New answers tagged

2

This basting method (cider vinegar and salt) was popular in the midsouth in the 60's. It does have a flavor similar to Carolina pork bbq sauce. Use a temperature of 400 to 450. Apply baste using cotton bbq mop (available on Amazon). It will usually take 30-45 minutes for split/half chicken. Tastes best if you baste each side twice.


2

I would not do that, it will be overcooked, even if it is just kept "warm" and adding liquid will not help if the chicken is dry. Do your cooking a day before and put it in the fridge and re-heat the day of the party.


1

Greg Blonder has the best information that I've found on the effects of brining and marinating. In fact, the "food myths" section of his website, has a lot of objective food science. There are several links that are pertinent to your questions. You can see here, that Blonder uses dye to illustrate the effect of brining. He concludes that brining is almost ...


2

If by “OK” you mean whether there are food safety issues the answer is no, pressure cookers are safe places to cook chicken. If by “OK” you mean “will it have the exact same texture and flavor and so forth,” the answer is that pressure cooking is more intimately related to boiling and stewing, and is a fast method of doing those sorts of high-moisture ...


2

You could try to cook the ckhicken as-is, but the result will not taste good at all. You could instead use the oven to make a chicken soup. Microvave ovens can heat/boil water if placed in thin-walled porcelain container, such as a bowl. Separate the chicken into pieces that fit a porcelain bowl, add water and chicken soup ingredients. Do not leave the ...


0

OK, you can do this. This is tough though. NEVER UNDER COOK CHICKEN. Under cooked chicken is both disgusting and dangerous. Overcooked chicken is just tough and disgusting, but not dangerous, The key is to NOT OVERCOOK THE CHICKEN, and NOT UNDER COOK CHICKEN. Its a tough balancing act, but if you experiment with your microwave and are patient you can ...


4

There's not going to be a good way to cook a "steak" (I assume you mean a chicken filet, or a single large-ish piece of chicken without bones), but you may be able to make do with something close. Microwaves do one particular kind of cooking well: steaming. Chicken doesn't taste great steamed, but it's not terrible, either. As long as you add some ...


19

By itself? Not really, the results will end up edible (i.e. fully cooked) but not very tasty (chewy, no searing/caramelization). However, there are dedicated "microwave grill" devices like the Microhearth Grill Pan (others might be better, google will help, this is just the one I have experience with) that you can put into your microwave oven. They convert ...


28

A microwave can cook a beef steak or piece of chicken to a safe temperature and make it edible, however the result is often tough and you won't get a crust of any kind on it. When you cook something on a pan or on a grill/broiler the outside is exposed to a high temperature, giving the outside a chance to go through chemical changes like Maillard reactions ...


57

Your chicken was a rooster and what you found are his testicles. If you are not queasy, this forum entry gives you a picture and some more anatomical details. While animal testicles are typically edible and often a speciality/delicacy, many westerners are not necessarily familiar with them, especially in animals as comparatively small as roosters. Asian (e....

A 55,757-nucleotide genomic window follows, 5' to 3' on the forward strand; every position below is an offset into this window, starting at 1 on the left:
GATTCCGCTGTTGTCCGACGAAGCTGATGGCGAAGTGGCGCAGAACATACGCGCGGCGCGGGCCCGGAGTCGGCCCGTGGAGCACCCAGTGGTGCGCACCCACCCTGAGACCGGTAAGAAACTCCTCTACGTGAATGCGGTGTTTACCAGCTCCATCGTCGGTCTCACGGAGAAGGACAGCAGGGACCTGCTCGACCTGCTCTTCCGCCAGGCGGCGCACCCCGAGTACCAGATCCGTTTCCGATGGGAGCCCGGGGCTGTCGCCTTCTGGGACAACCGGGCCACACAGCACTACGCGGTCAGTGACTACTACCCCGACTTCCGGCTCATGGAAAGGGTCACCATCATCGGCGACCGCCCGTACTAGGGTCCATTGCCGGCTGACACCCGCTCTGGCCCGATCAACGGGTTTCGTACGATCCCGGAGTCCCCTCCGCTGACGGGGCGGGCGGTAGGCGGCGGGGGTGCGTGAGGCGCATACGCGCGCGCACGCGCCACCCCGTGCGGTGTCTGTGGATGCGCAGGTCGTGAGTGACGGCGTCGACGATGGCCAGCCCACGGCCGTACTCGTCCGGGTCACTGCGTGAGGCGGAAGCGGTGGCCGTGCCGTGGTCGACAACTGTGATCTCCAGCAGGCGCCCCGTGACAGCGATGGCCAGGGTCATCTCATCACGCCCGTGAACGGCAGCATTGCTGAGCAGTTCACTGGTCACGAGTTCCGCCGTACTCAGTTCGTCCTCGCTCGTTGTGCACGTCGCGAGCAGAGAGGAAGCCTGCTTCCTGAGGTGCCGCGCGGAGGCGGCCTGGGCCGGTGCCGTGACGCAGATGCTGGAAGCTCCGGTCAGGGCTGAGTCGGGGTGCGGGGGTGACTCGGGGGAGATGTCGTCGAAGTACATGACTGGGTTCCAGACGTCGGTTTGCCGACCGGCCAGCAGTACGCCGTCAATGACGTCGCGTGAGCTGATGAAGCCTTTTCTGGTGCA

3

I somehow think that there should be a duplicate somewhere but, as I haven't found it, I will venture an answer. The simple answer is that your chicken should be perfectly safe. While most fresh meat is sold with a 'sell by' date rather than an actual expiration date, in this case, it doesn't really matter. You bought the chicken around the 2nd of the ...


0

A key question is how long the item was frozen for. In general, freezing is considered to slow the aging clock nearly to a stop, but there are factors. Aging is not entirely stopped, but close. The act of freezing and thawing though does damage. Plant and animal cells are damaged by the expansion of water during freezing and the sharp ice crystals for ...


3

Traditional duck confit is made with duck fat, which would be a solid when cold. That will not work so well. So, the cured duck is placed in a crock, and warm duck fat is added to cover. This is then placed in the oven at a low temperature. After the cooking, the duck is left submerged to cool, and be stored in the fat. There is no splatter risk, because ...


0

My rule of thumb is to use room temperature vegetable oil. I add a lot of vegetables (onion and garlic mainly) and herbs in the bottom of the pot and the meat goes on top of it; this way, when the oil is heated and the water start to leave the food, it will remain in the bottom and the meat will still be in contact with the oil.


22

I believe you are referring to this article? https://www.seriouseats.com/2012/01/the-food-lab-how-to-make-best-buffalo-wings-fry-again-ultimate-crispy-deep-fried-buffalo-wings.html Funny enough, I was reading this yesterday. And if you go through the end, Kenji gives a very scientific explanation on how double-frying your wings can make them more crispy. ...


10

It does help, yes. The first frying acts to partially dehydrate the skin, while partially hydrolysing the collagen into gelatin. The second frying then completes the dehydration and "puffing up". If you didn't have the first frying, there would be less time for those effects before the food burned.


Top 50 recent answers are included